Gabrielle “Coco” Chanel had an improvised childhood, her mother was Eugenie “Jeanne” DeVolle who was a laundrywoman and her father was Albert Chanel a traveling salesman who was frequently absent.  Sadly, when Gabrielle was only 11 years old her mother died of bronchitis.  With her father constantly away from home, the decision was made to send her brothers to work as farm laborers and Gabrielle and her two sisters were sent to a convent.  Aubazine, located in central France, was run by the nuns of the Sacred Heart of Mary as a home for abandoned or orphaned girls.

Life at Aubazine was harsh and when Gabrielle turned 18 years old, she went to live in a Catholic girls boarding home in the small town of Moulins.  During her years at the convent, the nuns had taught Gabrielle how to sew and she soon found work as a seamstress at a small store in Moulins.  To earn more money, Gabrielle often sang at the local cabaret which was frequented by French cavalry officers.  It has been said that the beautiful and flirtatious Gabrielle received the name “Coco” from the officers because one of the most popular songs she sang was “Ko Ko Ri Ko” or another more scandalous possibility was that the name was a reference to cocotte, the French word for a prostitute.

In 1906, Chanel had moved to the small resort town of Vichy to seek work as a stage performer but she failed at finding employment as a singer.  Eventually, she was able to find work in a small shop dispensing glasses of mineral water for the tourists, Vichy was known as a spa town and the water there was said to have curative powers.  Unfortunately the work at Vichy was only seasonal and Chanel soon moved back to Moulins.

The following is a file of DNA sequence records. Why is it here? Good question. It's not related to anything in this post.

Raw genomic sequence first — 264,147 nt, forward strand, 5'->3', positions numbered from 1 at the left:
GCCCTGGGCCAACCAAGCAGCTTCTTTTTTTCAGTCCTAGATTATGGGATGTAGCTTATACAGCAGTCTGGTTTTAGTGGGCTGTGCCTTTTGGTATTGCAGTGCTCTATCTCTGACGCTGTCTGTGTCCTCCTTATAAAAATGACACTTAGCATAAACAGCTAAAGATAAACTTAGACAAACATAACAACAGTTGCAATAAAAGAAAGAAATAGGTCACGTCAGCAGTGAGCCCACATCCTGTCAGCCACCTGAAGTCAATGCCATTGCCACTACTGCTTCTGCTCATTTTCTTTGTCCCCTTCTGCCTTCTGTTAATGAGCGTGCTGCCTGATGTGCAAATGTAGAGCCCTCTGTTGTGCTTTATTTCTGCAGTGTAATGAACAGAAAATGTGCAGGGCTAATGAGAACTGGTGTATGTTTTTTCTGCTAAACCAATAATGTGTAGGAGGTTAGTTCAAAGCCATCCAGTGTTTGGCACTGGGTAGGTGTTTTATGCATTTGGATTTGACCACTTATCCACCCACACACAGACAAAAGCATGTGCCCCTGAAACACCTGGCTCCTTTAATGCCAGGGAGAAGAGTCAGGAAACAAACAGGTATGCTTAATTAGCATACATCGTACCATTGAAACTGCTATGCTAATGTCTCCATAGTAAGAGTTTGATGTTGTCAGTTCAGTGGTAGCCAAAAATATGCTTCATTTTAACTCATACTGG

Soon after returning to Moulins, Chanel met a former cavalry officer and wealthy heir to a textile fortune named Etienne Balsan.  By the age of twenty-three Chanel had become his mistress and she moved into his chateau, Royallieu, located in Compiegne.  Chanel’s lifestyle improved immensely and she was soon living a leisurely and lavish life with days spent in equestrian pursuits and nights socializing with Balsan and his friends.  Balsan indulged Chanel’s every whim and showered her with gifts of beautiful dresses and jewelry.  But Chanel had many hours of idle time and she was looking for a diversion to fill the hours of the day.  So, she began making her own hats mostly because she could not find the styles that she preferred.  Some of the women that came to Royallieu liked her hats and requested that Chanel make ones for them.

Coco Chanel 10

In 1908, while Chanel was living at Royallieu, she met the man that would become the “love of her life”.  Captain Arthur “Boy” Capel was an English aristocrat and he was a close friend of Balsan.  By 1908, Chanel and Capel had fallen deeply in love and Chanel had left Balsan and she moved to Paris staying in an apartment paid for by Capel.